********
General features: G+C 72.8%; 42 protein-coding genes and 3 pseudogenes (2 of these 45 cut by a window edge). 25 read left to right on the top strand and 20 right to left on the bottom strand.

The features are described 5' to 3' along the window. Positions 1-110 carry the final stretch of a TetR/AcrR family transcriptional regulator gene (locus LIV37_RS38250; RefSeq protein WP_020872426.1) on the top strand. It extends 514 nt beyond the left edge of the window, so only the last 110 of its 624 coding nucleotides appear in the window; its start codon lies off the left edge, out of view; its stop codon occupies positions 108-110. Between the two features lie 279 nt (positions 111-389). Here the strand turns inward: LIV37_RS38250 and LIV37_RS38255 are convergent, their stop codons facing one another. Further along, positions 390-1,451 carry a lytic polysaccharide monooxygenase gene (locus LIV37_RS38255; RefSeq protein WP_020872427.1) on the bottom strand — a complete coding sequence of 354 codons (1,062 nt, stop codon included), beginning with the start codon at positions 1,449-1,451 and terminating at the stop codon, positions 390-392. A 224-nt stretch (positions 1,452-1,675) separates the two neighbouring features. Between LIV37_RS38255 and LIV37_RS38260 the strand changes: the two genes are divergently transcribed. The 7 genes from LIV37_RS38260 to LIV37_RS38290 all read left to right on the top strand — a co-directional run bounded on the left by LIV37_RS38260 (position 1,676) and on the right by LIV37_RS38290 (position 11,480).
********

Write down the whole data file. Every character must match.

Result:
General features: G+C 72.8%; 42 protein-coding genes and 3 pseudogenes (2 of these 45 cut by a window edge). 25 read left to right on the top strand and 20 right to left on the bottom strand.

The features are described 5' to 3' along the window. Positions 1-110 carry the final stretch of a TetR/AcrR family transcriptional regulator gene (locus LIV37_RS38250; RefSeq protein WP_020872426.1) on the top strand. It extends 514 nt beyond the left edge of the window, so only the last 110 of its 624 coding nucleotides appear in the window; its start codon lies off the left edge, out of view; its stop codon occupies positions 108-110. Between the two features lie 279 nt (positions 111-389). Here the strand turns inward: LIV37_RS38250 and LIV37_RS38255 are convergent, their stop codons facing one another. Further along, positions 390-1,451 carry a lytic polysaccharide monooxygenase gene (locus LIV37_RS38255; RefSeq protein WP_020872427.1) on the bottom strand — a complete coding sequence of 354 codons (1,062 nt, stop codon included), beginning with the start codon at positions 1,449-1,451 and terminating at the stop codon, positions 390-392. A 224-nt stretch (positions 1,452-1,675) separates the two neighbouring features. Between LIV37_RS38255 and LIV37_RS38260 the strand changes: the two genes are divergently transcribed. The 7 genes from LIV37_RS38260 to LIV37_RS38290 all read left to right on the top strand — a co-directional run bounded on the left by LIV37_RS38260 (position 1,676) and on the right by LIV37_RS38290 (position 11,480).